Kyohei’s role in this dynamic is evident early on, in one the film’s most arresting shots. One sees the parents’ son, Ryota (Hiroshi Abe), his wife, Yukari (Yui Natsukawa), Yukari’s son, Atsushi (Shohei Tanaka), You, and her husband, talking to one another as Kyohei enters, unseen by the viewer, but clearly there given the family’s sudden — perhaps even fearful — reaction. It is a great acting moment and one that encapsulates the talent of pretty much everyone involved, subtly taking cues from each other and responding to them. The group immediately moves to bow, yet Ryota merely looks on with an aloofness that Kyohei returns. This is not really spiteful, merely proof that the relationship is at its end, with the rest of the film focused not so much on how it unravels — for it’s already quite unraveled, in interactions we do not see but can guess at — but on new insights into the same basic conflicts that must have trended through their lives for much too long.

Thus, there are no massive revelations, no melodramatic secrets that are uncovered to help the … Continue reading →

Woody Allen’s Women: How He Got Them, Kept Them, & Got Some More

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Woody Allen's Women Diane Keaton Mia Farrow Mariel Hemingway Mia Sorvino Samantha Morton Scarlett Johansson Winona Ryder
Let us pretend, for a second, that Woody Allen’s worst feminist detractors are right. Let’s pretend that he’s written too many manipulative women, too many heart-breakers, and too many ditzes to ever be comfortably on ‘their’ side. What then? What does this say of Allen’s oeuvre as a whole, and Allen as the progenitor of such? And, more importantly, is there any evidence of these things to begin with?

Well, there is, partly because one can find almost anything in a complex film if one searches hard enough, and partly because — as Dan Schneider argues — there is an odd tinge of “loathing” underneath it all, wherein Woody Allen’s women fight, cheat, steal, or even lust after a man too old and too manipulative to ever be fair game. At times, this is even played off for comic effect, although the irony is, of course, that there is always someone (even if not Allen) imagining himself in such a position, and tries to be precisely that. Yet assertions without numbers are a hard sell, and have gotten many a critic into trouble with such ‘frills’ as evidence. So, how does one gauge how true the claims are? How does one even measure how good or bad a female Allen character really is? The latter is easily answered: with one’s eyes. Allen’s characters all have motivations and behaviors, for good or ill, and it is up to the viewer — and not a film book, or a theorist — to untangle them. As for the numbers? Let us merely take, for the sake of this thought-experiment, a tally of those who might be OK’d by a feminist reading, and those that will simply never be.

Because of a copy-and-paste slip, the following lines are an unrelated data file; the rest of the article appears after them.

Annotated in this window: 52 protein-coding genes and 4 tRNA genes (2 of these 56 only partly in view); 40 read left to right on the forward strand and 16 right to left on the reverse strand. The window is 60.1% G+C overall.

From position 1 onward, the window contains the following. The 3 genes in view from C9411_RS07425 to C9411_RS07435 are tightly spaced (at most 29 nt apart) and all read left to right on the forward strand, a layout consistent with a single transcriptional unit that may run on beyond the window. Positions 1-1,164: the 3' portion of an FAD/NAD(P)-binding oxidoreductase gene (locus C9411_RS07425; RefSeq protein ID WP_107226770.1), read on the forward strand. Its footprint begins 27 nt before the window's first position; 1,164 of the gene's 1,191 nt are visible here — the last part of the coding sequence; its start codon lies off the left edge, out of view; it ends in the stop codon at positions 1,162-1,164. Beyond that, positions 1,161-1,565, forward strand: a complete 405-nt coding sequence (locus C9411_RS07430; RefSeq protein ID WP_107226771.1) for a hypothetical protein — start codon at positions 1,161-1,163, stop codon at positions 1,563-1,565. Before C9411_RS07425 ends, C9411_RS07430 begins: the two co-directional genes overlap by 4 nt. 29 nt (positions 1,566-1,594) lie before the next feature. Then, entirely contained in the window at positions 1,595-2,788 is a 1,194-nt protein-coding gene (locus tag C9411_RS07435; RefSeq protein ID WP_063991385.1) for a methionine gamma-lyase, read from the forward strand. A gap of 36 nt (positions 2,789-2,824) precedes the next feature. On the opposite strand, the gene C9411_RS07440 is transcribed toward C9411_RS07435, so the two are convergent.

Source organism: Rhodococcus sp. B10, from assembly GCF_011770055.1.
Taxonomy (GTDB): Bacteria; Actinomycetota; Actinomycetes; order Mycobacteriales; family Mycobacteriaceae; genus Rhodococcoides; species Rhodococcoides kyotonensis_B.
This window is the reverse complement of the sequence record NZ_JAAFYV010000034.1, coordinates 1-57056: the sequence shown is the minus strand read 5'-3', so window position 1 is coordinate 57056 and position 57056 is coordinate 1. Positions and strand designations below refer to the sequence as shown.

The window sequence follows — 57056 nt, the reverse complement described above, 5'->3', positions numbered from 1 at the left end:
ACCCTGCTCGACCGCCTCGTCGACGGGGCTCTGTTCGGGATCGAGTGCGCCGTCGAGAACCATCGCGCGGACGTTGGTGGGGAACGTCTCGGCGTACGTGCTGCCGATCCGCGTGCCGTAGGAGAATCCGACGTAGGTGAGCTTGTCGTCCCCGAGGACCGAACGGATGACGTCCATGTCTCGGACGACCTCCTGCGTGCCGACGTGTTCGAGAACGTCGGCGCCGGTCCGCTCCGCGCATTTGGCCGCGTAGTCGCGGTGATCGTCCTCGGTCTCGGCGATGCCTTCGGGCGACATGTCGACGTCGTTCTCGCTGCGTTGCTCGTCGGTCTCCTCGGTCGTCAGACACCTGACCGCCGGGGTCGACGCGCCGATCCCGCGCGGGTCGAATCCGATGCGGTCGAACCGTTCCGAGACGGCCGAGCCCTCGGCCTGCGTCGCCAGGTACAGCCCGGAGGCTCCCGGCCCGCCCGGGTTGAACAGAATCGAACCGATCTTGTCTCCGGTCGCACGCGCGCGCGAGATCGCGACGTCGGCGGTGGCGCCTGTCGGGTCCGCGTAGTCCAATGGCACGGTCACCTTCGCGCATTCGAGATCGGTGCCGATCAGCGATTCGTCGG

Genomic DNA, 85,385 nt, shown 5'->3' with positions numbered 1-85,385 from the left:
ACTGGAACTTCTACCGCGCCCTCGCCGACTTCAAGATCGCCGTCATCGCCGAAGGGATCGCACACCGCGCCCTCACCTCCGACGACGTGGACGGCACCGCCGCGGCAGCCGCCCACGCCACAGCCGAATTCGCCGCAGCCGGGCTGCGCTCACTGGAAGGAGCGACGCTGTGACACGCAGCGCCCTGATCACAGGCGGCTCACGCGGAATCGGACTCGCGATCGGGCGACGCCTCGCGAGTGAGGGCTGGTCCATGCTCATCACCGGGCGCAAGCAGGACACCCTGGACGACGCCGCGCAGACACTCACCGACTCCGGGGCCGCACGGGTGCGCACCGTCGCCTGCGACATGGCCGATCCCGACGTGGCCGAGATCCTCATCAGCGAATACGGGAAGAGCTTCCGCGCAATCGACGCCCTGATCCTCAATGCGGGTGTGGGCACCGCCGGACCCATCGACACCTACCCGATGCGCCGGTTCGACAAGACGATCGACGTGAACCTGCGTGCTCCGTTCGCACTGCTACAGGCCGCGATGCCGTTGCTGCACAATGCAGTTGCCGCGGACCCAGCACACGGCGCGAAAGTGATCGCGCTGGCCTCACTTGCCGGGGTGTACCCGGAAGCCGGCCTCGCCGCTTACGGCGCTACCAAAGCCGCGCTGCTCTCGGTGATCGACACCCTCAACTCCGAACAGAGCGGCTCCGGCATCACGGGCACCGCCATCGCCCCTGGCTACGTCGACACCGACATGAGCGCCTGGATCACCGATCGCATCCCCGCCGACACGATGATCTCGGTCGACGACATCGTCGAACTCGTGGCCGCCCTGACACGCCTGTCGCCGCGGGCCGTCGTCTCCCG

Woody Allen's Women Diane Keaton Annie Hall

Diane Keaton in Annie Hall, perhaps the most famous of Woody Allen’s women.

Allen’s early films are none-too-fertile ground for such an analysis since they are, without question, more gag-driven than character dependent. Yet even here, one sees Allen’s desire to invert Hollywood tropes, and even play rough with gender stereotypes. Many of these women, for instance, simply reject Woody’s advances, or otherwise poke fun at him. Nancy (Louise Lasser) from Bananas wants nothing to do with a rote, passionless ‘weakling’ like Fielding Mellish; Louise (Janet Margolin) from Take the Money and Run is almost beyond analysis, given how steadfast she is, and without reason; and the Diane Keaton/Allen ‘troika’ of SleeperPlay It Again, Sam, and Love and Death has the male lead chasing her, and often losing her. Sure, one sees Boris (Love and Death) already bed a woman well beyond his means, but one also sees some interesting inversions in Everything You Always Wanted to Know About Sex*, especially the last sketch, wherein the woman is the aggressor, and a priest represents male “Catholic guilt”, to balance out some of the less flattering depictions of women. One cannot, at any rate, get what’s necessary here — at least not for our purposes.